What is Robbery in Arizona?
A.R.S. § 13-1902 defines the crime of robbery in Arizona. Robbery is similar to theft in that it involves one person taking the property of another. What makes robbery different, however, is that it is a theft that occurs when the property is taken by force or threats directly from the victim or when the victim is present. In other words, stealing somebody’s property when they aren’t around is considered a theft, but not a robbery. Grabbing somebody and stealing their wallet from them is a robbery.
Robbery is a class 4 felony.
A.R.S. § 13-1902 Defined
Under Arizona’s theft laws, a person commits robbery if:
- In the course of taking any property of another from his person or immediate presence and against his will, such person threatens or uses force against any person with intent either to coerce surrender of property or to prevent resistance to such person taking or retaining property.
ARS 13-1902 contains some specific legal terms that are defined in ARS 13-1901.
- “Force” means any physical act directed against a person as a means of gaining control of property.
- “In the court of committing” includes any of the defendant’s acts beginning with the initiation and extending through the flight from the robbery.
- “Property of another” means property in which any person other than the defendant has an interest on which the defendant is not privileged to infringe, including property in which the defendant also has an interest, notwithstanding the fact that the other person might be precluded from civil recovery because the property was used in an unlawful transaction or was subject to forfeiture as contraband. Property in possession of the defendant is not deemed property of another person who has only a security interest in the property, even if legal title is in the creditor pursuant to a security agreement.
- “Threat” means a verbal or physical menace of imminent physical injury to a person.
It is not necessary that force is used against the person whose property is being taken; it can be used against any person.
Penalties for Robbery
Robbery is a class 4 felony. The potential punishments for this category of crime depend on how many prior felony convictions a defendant has:
- No priors: Probation eligible, or 1 to 3.75 years in prison
- One felony prior: 2.25 to 7.5 years in prison
- Two or more felony priors: 6 to 15 years in prison
Defenses to Robbery
- Not intentional: One of the elements that the state must show to prove the crime of robbery is “intent.” Actions that are accidental or merely reckless are not enough–the defendant must have committed the act intentionally. If it can be shown that the defendant charged with robbery did not intend to use force or to take property, then that is a defense to a robbery charge.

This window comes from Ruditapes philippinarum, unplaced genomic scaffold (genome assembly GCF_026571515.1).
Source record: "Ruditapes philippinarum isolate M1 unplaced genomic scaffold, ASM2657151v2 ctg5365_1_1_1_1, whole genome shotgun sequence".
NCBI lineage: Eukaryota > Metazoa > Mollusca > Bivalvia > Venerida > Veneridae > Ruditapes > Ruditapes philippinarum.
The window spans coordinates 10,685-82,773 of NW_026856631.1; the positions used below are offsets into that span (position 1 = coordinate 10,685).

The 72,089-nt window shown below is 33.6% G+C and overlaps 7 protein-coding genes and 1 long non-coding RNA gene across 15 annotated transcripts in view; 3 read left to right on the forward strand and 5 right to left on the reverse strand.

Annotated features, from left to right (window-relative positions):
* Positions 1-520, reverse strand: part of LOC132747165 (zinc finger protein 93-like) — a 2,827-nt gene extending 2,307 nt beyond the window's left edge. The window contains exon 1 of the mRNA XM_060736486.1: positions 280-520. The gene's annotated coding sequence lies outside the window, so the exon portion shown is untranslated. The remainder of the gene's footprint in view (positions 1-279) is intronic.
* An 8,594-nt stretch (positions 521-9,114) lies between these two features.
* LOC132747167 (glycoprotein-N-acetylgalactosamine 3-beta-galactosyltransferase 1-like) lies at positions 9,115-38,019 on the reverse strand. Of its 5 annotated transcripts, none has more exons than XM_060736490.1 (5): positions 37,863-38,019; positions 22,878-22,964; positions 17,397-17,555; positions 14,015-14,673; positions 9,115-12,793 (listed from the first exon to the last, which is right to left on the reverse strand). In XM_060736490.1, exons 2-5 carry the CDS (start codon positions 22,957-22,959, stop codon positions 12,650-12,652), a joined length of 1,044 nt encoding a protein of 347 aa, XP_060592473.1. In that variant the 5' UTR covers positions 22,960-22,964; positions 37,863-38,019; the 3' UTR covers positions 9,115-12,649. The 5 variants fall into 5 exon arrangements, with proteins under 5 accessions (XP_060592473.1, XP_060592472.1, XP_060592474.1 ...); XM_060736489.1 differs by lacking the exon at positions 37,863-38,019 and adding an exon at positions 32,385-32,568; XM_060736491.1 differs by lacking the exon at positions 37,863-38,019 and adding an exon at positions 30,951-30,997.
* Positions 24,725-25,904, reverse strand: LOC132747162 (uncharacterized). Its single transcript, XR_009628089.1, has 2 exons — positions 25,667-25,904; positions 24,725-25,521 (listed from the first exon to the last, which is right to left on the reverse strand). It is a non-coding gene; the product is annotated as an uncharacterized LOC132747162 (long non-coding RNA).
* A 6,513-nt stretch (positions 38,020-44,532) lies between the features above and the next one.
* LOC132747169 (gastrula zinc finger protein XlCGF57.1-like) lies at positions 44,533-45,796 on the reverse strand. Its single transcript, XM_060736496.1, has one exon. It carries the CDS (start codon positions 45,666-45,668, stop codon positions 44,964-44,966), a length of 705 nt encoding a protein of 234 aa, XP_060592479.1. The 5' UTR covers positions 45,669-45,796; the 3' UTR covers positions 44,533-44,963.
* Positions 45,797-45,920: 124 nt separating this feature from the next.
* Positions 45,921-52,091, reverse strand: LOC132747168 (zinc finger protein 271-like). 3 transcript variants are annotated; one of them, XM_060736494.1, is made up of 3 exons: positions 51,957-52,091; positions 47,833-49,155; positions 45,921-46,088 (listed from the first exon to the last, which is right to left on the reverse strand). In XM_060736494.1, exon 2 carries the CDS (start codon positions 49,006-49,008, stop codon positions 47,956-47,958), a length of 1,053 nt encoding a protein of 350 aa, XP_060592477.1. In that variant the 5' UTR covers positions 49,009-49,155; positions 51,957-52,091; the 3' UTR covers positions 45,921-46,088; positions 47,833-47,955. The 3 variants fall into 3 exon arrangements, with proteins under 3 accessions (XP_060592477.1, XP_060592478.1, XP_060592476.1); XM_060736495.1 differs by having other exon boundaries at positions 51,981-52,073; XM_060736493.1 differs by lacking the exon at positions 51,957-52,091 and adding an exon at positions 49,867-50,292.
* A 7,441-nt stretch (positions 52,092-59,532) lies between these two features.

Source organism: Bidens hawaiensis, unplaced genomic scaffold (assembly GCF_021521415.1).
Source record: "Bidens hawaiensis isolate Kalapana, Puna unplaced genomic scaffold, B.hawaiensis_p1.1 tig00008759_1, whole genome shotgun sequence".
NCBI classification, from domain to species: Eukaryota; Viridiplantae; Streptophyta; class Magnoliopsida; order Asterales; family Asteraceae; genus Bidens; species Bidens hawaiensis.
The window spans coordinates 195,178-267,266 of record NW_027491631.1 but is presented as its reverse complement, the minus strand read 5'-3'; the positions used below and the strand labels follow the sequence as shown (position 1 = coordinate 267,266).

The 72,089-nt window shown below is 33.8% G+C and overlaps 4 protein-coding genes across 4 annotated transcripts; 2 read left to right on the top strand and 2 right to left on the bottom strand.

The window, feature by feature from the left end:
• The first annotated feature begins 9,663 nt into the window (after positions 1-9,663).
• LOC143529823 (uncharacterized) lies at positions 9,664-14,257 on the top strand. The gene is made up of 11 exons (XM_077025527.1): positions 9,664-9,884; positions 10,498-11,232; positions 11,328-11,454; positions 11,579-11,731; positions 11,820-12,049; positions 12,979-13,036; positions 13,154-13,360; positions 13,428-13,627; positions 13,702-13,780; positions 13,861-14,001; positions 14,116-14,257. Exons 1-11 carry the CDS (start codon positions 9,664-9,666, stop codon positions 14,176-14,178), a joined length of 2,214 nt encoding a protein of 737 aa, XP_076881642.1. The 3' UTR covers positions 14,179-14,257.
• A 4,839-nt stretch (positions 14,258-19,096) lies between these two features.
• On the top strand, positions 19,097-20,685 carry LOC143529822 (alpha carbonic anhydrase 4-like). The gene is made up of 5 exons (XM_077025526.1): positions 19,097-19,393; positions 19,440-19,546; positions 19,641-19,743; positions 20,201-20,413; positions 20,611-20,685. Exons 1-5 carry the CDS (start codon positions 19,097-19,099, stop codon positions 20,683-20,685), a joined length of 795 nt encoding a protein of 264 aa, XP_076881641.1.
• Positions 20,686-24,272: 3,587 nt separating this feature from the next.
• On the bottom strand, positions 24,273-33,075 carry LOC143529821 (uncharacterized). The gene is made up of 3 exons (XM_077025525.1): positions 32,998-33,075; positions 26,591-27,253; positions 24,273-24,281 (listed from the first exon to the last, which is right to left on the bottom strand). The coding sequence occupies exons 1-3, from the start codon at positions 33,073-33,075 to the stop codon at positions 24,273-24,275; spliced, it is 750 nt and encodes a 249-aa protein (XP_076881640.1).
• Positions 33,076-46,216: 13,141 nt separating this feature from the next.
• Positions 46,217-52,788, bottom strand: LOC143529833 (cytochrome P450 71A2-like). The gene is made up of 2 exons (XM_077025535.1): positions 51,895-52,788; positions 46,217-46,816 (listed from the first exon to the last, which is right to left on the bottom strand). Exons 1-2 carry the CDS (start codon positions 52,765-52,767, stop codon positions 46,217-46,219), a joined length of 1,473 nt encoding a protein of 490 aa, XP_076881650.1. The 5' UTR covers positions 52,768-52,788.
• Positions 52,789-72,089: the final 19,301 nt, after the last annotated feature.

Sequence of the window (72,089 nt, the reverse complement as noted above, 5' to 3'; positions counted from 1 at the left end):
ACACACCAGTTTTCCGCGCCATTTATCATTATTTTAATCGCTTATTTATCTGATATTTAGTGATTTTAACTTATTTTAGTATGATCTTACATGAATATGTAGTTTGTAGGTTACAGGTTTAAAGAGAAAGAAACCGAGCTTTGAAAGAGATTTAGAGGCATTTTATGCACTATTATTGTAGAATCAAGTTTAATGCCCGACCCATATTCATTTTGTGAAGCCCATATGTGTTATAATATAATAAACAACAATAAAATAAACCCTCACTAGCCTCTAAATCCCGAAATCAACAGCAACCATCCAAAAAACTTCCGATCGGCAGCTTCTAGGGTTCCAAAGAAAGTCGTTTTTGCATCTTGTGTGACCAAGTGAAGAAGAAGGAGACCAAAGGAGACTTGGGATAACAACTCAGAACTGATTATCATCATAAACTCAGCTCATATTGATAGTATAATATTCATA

- Defendant had a right to the property: Another key element of a robbery charge that can be used to defend against a conviction is whether the property belonged to the defendant. To count as a robbery, the property taken by force must have been “another’s” property.
Example: A husband and a wife get into a dispute over property that they both have an interest in. Arizona is a “community property” state, so items that are part of the marital community belong to both the husband and the wife. If during the dispute a
husband grabs the something from the wife that she perceives to be hers, the husband’s community property interest in the item can be used to attack the notion that he was taking “another’s property.”
- No force used: Robbery requires the use of some amount of force or threat of force. If a crime is charged from as a robbery because an item was taken from the victim’s person, but no force was used, then a robbery conviction may not be appropriate. For example, a pickpocketing where no force has been used should not be charged as a robbery. The same with taking an item that is nearby the victim and running off with it.
How Salwin Law Can Help You
If you’ve been charged with robbery, a skilled criminal defense attorney at the Salwin Law Group can help you with your case today. Stewart Salwin provides free consultations on criminal charges. Call today to see how we can help you get the best possible defense to your charges.
Call Salwin Law Group PLLC today at (480) 702-1789, or contact us online to make your appointment.